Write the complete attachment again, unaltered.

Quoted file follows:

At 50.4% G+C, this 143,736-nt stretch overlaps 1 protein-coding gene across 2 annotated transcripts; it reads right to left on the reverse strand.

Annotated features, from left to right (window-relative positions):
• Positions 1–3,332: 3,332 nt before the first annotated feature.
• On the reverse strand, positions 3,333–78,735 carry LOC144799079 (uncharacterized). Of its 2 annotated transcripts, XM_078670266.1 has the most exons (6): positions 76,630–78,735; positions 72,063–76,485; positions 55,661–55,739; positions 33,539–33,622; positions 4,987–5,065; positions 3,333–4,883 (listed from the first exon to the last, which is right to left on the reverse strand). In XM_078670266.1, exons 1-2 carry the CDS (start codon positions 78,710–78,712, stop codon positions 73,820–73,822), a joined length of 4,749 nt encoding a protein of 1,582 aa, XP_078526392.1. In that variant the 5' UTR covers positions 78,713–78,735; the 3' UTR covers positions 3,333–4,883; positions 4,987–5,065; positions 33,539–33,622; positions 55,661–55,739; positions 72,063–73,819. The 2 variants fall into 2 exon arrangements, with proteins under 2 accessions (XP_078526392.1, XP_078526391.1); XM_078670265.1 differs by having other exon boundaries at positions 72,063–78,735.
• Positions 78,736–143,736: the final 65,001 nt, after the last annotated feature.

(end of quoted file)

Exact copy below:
At 50.4% G+C, this 143,736-nt stretch overlaps 1 protein-coding gene across 2 annotated transcripts; it reads right to left on the reverse strand.

Annotated features, from left to right (window-relative positions):
• Positions 1–3,332: 3,332 nt before the first annotated feature.
• On the reverse strand, positions 3,333–78,735 carry LOC144799079 (uncharacterized). Of its 2 annotated transcripts, XM_078670266.1 has the most exons (6): positions 76,630–78,735; positions 72,063–76,485; positions 55,661–55,739; positions 33,539–33,622; positions 4,987–5,065; positions 3,333–4,883 (listed from the first exon to the last, which is right to left on the reverse strand). In XM_078670266.1, exons 1-2 carry the CDS (start codon positions 78,710–78,712, stop codon positions 73,820–73,822), a joined length of 4,749 nt encoding a protein of 1,582 aa, XP_078526392.1. In that variant the 5' UTR covers positions 78,713–78,735; the 3' UTR covers positions 3,333–4,883; positions 4,987–5,065; positions 33,539–33,622; positions 55,661–55,739; positions 72,063–73,819. The 2 variants fall into 2 exon arrangements, with proteins under 2 accessions (XP_078526392.1, XP_078526391.1); XM_078670265.1 differs by having other exon boundaries at positions 72,063–78,735.
• Positions 78,736–143,736: the final 65,001 nt, after the last annotated feature.